Remember being 7 years old? Remember looking forward to your birthday because you knew that you'd be getting presents? The toys, the games, and that long awaited Pokemon Yellow Version. That was all fun and good, but then there were the envelopes. You knew which relatives gave cash, and you expected an envelope from them every year. Some would tell you to save it and some would tell you to blow it on your favorite toy. Some would give it with a card in a nice Hallmark envelope, some in a plain white envelope, or in the case of my dear grandmother: an unused ConEdison bill payment envelope.
There were two big cash seasons every year when I was young: July and December. July was when I finished school and got ready to go upstate to my families summer house on White Lake. It was, without a doubt, the most exciting time of the year for me. In fact, it still is. The first day by the lake every summer is always the day when every stress and worry I have in my life completely melts away. Adding to the excitement was the fact that I would always receive an envelope from my parents. This envelope contained just enough money for me to buy an ice cream a day. It was counted out to the dollar to make sure I wouldn't spend more then was allowed. Of course I would always convince my grandmother to throw in a few extra dollars so I could get the more expensive ice cream, or some candy. When we got upstate on the first day of the summer my grandma would help me unpack my clothes. Once everything was unpacked I would take my cherished envelope and put it under the newspaper which lined my sock drawer. All $120 were safe when they were under that newspaper. Every day at 3:30, after I had eaten lunch, Bob the ice cream man would drive into our colony and ring his bells. No matter where we were, or what we were doing, each and every kid in our colony would drop everything, race to their houses, grab a dollar from the envelope under the protective newspaper and hop on their bikes to race to the truck. Bob knew us all by name, he loved us. Why wouldn't he? We were putting his kids through college. Sometimes he would even let us take rides in the truck and help him sell ice cream at a few colonies. They were good times and the $120 seemed to last forever. Fast forward to Summer '07 where I blew close to $3000 on the summer. Its kind of like a post-puberty inflation.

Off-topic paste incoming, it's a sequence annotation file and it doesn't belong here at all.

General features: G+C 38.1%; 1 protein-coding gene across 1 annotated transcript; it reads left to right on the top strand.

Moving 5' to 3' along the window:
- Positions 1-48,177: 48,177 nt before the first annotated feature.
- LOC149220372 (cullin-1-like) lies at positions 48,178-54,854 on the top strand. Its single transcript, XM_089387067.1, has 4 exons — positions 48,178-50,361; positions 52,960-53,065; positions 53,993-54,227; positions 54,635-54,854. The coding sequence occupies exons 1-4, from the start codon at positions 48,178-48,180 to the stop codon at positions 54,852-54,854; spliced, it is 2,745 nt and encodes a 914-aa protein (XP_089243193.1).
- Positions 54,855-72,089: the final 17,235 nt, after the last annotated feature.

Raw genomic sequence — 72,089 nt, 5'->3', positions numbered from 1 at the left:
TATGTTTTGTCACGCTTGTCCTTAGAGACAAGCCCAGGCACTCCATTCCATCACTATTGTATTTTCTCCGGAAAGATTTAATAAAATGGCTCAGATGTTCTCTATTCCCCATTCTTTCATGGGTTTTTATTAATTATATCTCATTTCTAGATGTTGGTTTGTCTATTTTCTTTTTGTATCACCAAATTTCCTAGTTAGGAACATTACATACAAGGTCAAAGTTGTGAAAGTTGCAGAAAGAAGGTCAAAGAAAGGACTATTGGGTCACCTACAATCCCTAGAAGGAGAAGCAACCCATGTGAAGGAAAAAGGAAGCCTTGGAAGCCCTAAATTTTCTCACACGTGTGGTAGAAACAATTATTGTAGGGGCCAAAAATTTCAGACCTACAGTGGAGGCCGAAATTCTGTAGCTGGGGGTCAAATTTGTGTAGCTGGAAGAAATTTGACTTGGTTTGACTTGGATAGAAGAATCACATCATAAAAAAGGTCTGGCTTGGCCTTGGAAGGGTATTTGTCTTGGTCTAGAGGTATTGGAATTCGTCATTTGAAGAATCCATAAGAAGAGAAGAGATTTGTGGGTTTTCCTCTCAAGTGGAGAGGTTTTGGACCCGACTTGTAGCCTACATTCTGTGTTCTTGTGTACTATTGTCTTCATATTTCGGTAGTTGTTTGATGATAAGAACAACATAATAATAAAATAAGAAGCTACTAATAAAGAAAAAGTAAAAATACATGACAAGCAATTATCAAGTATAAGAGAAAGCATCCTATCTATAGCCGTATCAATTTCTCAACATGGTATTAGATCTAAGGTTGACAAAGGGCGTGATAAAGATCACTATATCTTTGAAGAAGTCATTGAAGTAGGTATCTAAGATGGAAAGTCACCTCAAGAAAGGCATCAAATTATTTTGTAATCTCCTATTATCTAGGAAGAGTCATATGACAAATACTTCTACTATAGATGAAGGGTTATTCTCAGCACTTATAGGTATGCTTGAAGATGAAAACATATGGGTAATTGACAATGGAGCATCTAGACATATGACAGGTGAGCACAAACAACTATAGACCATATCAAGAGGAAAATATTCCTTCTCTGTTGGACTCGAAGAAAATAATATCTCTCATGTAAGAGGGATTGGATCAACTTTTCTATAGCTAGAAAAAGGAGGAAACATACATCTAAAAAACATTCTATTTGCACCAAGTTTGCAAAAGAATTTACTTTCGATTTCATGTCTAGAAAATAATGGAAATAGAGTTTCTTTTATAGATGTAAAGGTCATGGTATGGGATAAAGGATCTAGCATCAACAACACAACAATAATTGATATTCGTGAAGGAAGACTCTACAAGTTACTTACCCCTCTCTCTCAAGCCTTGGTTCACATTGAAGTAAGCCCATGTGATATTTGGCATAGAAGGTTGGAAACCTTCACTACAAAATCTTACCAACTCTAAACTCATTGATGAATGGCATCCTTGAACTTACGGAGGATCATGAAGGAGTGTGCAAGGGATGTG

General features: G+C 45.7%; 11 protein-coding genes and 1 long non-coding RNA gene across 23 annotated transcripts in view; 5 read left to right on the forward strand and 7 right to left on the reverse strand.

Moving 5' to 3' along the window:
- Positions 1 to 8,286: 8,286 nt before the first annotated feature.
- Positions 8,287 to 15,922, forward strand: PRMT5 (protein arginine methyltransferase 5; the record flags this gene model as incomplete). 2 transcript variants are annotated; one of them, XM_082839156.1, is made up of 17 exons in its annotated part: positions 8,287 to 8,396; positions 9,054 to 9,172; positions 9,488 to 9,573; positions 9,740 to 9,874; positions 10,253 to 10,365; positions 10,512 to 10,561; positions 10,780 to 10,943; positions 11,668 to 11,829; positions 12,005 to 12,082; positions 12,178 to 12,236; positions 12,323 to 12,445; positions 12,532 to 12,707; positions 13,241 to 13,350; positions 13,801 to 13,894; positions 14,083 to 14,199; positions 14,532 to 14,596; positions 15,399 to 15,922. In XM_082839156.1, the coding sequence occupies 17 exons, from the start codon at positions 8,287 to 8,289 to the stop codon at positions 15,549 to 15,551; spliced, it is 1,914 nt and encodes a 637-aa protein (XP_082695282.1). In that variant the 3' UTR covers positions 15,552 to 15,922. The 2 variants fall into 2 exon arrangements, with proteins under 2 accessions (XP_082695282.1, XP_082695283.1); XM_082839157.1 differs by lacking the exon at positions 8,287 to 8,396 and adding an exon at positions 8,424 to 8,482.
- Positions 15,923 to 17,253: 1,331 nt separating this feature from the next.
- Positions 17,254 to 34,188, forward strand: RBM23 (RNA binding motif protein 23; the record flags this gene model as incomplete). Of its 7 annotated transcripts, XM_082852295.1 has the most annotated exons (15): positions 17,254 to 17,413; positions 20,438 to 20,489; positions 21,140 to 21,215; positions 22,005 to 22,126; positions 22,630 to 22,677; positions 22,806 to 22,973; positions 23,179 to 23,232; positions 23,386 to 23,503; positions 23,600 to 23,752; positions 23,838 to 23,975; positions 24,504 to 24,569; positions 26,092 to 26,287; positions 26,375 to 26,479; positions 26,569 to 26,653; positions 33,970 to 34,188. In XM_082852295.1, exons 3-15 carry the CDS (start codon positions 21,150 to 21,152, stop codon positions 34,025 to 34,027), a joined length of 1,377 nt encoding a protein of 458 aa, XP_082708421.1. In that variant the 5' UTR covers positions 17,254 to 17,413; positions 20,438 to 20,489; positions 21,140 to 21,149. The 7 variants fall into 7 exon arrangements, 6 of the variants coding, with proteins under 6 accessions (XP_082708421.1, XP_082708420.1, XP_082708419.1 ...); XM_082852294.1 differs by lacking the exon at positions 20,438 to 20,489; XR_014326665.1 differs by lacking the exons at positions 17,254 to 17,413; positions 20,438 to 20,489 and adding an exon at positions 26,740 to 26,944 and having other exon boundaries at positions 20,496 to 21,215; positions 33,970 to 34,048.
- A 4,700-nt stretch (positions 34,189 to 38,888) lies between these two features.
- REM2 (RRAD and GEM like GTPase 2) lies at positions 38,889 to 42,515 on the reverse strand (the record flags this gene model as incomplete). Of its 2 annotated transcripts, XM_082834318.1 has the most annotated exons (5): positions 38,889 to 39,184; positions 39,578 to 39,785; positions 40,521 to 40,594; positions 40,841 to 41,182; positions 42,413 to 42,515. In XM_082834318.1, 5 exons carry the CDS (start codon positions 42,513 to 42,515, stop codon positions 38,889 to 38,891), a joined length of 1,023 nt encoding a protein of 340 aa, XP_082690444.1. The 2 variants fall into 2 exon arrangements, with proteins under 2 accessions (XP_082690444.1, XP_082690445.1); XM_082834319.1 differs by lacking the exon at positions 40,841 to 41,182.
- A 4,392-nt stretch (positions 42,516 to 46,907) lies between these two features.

December was also a big month for me. It was like hitting the lottery one month a year, every year. Not only are all the major cash holidays in December but it is also my birthday. The month started with dollar signs glowing in my eyes every year to this day. The envelopes would come piling in, and after buying that one special game I wanted that year I would take the rest and stuff it into the nicest envelope I had. I felt like hot fucking shit. I had cash. It was mine, and I couldn't wait to brag to my friends about how rich I was. Three hundred fucking dollars. Do you have any idea what I could get for $300? How much ice cream, how much candy, or how many Pokemon cards that could buy. Do you have any idea? I knew I was loaded, and it felt good. Thats right kids, $300 felt good. Today, it barely covers a weekend.
Our money seems to depreciate as we mature. Add that to the fact that my family has essentially multiplied their net worth 20 times over in the past 15 years and that things don't cost what they used to, and what you have are memories of when you could live a year on the cost of a nice dinner today. Almost every time I get paid, for doing next to nothing, I remember the story my father once told me of my first bike. We had just come to America and my parents had yet to find steady jobs. Whatever money we did have was left with the family that stayed in Ukraine. It was time to build a new fortune. But first, I wanted a bike. I was six, why would I care about my parents barely making rent and paying for food. I just wanted a bike. So my dad somehow got a one day gig at a newly built house cleaning up garbage. My father, a respected Ukrainian musician, spent the entire day working his ass off picking up garbage at some rich Russian's new 3 bedroom. He came home that night with $100. I've said before that my dad would spend his last pennies on something that would make me happy. This time was no different. After busting his ass all day and feeling absolutely humiliated by the work he was doing he took those $100 and we went to Toys-R-Us. I got my new bike and knew nothing of the work that was put into getting it. Ten years later me and my dad would be fishing upstate and he would tell me the story of that shiny black and red bike.
When I pick up my paycheck these days and realize I make infinitely more then my dad did that day and put in only 1/7th of the time and 1/100th of the work, I'm grateful. I've always been grateful. I see the housekeeper that comes to make my room shine and remember my dad cleaning the house of somebody who was, without a doubt, no richer then my family is today.
In case it didn't register the first 2 times, let me tell you again: I spend more on a Friday night today then I would in a year 10 years ago. 10 years from now I expect to spend more for brunch then I do today on a Friday night or then I did in a year 10 years ago. I'd say that sums up a whole lot of things in life.
Sweet dreams kids.